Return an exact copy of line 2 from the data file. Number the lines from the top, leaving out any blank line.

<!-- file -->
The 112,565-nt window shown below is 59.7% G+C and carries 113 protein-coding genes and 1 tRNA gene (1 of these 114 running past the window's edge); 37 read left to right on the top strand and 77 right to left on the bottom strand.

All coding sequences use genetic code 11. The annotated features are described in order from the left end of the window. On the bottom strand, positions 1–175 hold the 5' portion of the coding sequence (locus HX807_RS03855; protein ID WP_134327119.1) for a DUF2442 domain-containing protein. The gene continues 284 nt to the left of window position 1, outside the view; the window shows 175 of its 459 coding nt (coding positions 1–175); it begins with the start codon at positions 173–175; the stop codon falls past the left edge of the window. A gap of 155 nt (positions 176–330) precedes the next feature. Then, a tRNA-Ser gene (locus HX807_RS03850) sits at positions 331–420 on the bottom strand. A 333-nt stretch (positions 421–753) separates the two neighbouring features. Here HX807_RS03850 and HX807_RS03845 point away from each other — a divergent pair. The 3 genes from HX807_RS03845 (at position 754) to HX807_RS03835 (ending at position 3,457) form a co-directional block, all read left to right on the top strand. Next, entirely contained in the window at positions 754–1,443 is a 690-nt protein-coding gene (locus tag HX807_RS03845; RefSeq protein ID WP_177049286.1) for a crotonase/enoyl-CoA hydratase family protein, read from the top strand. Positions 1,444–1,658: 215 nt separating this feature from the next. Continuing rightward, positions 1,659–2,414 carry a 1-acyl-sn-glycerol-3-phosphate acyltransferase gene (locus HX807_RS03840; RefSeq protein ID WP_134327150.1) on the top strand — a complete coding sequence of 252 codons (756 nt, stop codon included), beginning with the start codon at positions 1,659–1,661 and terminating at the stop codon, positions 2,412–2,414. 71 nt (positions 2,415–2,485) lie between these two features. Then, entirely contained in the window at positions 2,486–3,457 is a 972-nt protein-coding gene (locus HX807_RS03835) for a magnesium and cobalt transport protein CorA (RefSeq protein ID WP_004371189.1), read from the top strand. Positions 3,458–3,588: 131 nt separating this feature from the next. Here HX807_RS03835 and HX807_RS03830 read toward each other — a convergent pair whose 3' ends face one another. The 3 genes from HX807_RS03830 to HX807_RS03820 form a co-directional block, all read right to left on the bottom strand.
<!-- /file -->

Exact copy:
All coding sequences use genetic code 11. The annotated features are described in order from the left end of the window. On the bottom strand, positions 1–175 hold the 5' portion of the coding sequence (locus HX807_RS03855; protein ID WP_134327119.1) for a DUF2442 domain-containing protein. The gene continues 284 nt to the left of window position 1, outside the view; the window shows 175 of its 459 coding nt (coding positions 1–175); it begins with the start codon at positions 173–175; the stop codon falls past the left edge of the window. A gap of 155 nt (positions 176–330) precedes the next feature. Then, a tRNA-Ser gene (locus HX807_RS03850) sits at positions 331–420 on the bottom strand. A 333-nt stretch (positions 421–753) separates the two neighbouring features. Here HX807_RS03850 and HX807_RS03845 point away from each other — a divergent pair. The 3 genes from HX807_RS03845 (at position 754) to HX807_RS03835 (ending at position 3,457) form a co-directional block, all read left to right on the top strand. Next, entirely contained in the window at positions 754–1,443 is a 690-nt protein-coding gene (locus tag HX807_RS03845; RefSeq protein ID WP_177049286.1) for a crotonase/enoyl-CoA hydratase family protein, read from the top strand. Positions 1,444–1,658: 215 nt separating this feature from the next. Continuing rightward, positions 1,659–2,414 carry a 1-acyl-sn-glycerol-3-phosphate acyltransferase gene (locus HX807_RS03840; RefSeq protein ID WP_134327150.1) on the top strand — a complete coding sequence of 252 codons (756 nt, stop codon included), beginning with the start codon at positions 1,659–1,661 and terminating at the stop codon, positions 2,412–2,414. 71 nt (positions 2,415–2,485) lie between these two features. Then, entirely contained in the window at positions 2,486–3,457 is a 972-nt protein-coding gene (locus HX807_RS03835) for a magnesium and cobalt transport protein CorA (RefSeq protein ID WP_004371189.1), read from the top strand. Positions 3,458–3,588: 131 nt separating this feature from the next. Here HX807_RS03835 and HX807_RS03830 read toward each other — a convergent pair whose 3' ends face one another. The 3 genes from HX807_RS03830 to HX807_RS03820 form a co-directional block, all read right to left on the bottom strand.